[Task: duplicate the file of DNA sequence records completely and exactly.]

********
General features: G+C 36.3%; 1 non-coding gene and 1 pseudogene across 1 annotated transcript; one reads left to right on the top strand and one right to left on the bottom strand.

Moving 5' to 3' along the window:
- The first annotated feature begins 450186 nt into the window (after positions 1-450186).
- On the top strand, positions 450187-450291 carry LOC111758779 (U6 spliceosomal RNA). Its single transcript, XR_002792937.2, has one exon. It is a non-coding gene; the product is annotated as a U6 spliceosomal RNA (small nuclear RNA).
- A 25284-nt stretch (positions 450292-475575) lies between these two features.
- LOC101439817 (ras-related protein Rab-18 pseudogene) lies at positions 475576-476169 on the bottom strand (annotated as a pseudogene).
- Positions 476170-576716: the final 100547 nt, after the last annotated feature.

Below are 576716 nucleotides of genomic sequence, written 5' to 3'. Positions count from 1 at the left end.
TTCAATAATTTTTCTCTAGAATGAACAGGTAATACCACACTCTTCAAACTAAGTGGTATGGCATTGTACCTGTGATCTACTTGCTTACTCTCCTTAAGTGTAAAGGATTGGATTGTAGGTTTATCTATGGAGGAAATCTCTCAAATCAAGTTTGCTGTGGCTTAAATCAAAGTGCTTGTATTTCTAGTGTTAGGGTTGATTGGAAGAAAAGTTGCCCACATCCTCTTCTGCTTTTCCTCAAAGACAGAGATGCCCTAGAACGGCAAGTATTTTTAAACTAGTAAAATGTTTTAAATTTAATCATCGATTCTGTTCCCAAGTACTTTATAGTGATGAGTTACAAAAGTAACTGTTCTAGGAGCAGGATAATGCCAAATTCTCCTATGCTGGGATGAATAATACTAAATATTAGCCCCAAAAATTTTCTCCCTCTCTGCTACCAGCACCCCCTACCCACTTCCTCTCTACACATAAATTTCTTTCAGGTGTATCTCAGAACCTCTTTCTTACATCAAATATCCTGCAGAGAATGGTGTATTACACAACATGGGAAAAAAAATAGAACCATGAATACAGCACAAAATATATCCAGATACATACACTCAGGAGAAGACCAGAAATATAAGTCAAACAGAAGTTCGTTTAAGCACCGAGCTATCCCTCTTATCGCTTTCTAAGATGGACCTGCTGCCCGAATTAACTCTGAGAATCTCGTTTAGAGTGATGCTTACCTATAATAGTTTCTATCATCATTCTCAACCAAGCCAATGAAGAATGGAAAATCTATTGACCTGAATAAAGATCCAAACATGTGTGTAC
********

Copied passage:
General features: G+C 36.3%; 1 non-coding gene and 1 pseudogene across 1 annotated transcript; one reads left to right on the top strand and one right to left on the bottom strand.

Moving 5' to 3' along the window:
- The first annotated feature begins 450186 nt into the window (after positions 1-450186).
- On the top strand, positions 450187-450291 carry LOC111758779 (U6 spliceosomal RNA). Its single transcript, XR_002792937.2, has one exon. It is a non-coding gene; the product is annotated as a U6 spliceosomal RNA (small nuclear RNA).
- A 25284-nt stretch (positions 450292-475575) lies between these two features.
- LOC101439817 (ras-related protein Rab-18 pseudogene) lies at positions 475576-476169 on the bottom strand (annotated as a pseudogene).
- Positions 476170-576716: the final 100547 nt, after the last annotated feature.

Below are 576716 nucleotides of genomic sequence, written 5' to 3'. Positions count from 1 at the left end.
TTCAATAATTTTTCTCTAGAATGAACAGGTAATACCACACTCTTCAAACTAAGTGGTATGGCATTGTACCTGTGATCTACTTGCTTACTCTCCTTAAGTGTAAAGGATTGGATTGTAGGTTTATCTATGGAGGAAATCTCTCAAATCAAGTTTGCTGTGGCTTAAATCAAAGTGCTTGTATTTCTAGTGTTAGGGTTGATTGGAAGAAAAGTTGCCCACATCCTCTTCTGCTTTTCCTCAAAGACAGAGATGCCCTAGAACGGCAAGTATTTTTAAACTAGTAAAATGTTTTAAATTTAATCATCGATTCTGTTCCCAAGTACTTTATAGTGATGAGTTACAAAAGTAACTGTTCTAGGAGCAGGATAATGCCAAATTCTCCTATGCTGGGATGAATAATACTAAATATTAGCCCCAAAAATTTTCTCCCTCTCTGCTACCAGCACCCCCTACCCACTTCCTCTCTACACATAAATTTCTTTCAGGTGTATCTCAGAACCTCTTTCTTACATCAAATATCCTGCAGAGAATGGTGTATTACACAACATGGGAAAAAAAATAGAACCATGAATACAGCACAAAATATATCCAGATACATACACTCAGGAGAAGACCAGAAATATAAGTCAAACAGAAGTTCGTTTAAGCACCGAGCTATCCCTCTTATCGCTTTCTAAGATGGACCTGCTGCCCGAATTAACTCTGAGAATCTCGTTTAGAGTGATGCTTACCTATAATAGTTTCTATCATCATTCTCAACCAAGCCAATGAAGAATGGAAAATCTATTGACCTGAATAAAGATCCAAACATGTGTGTAC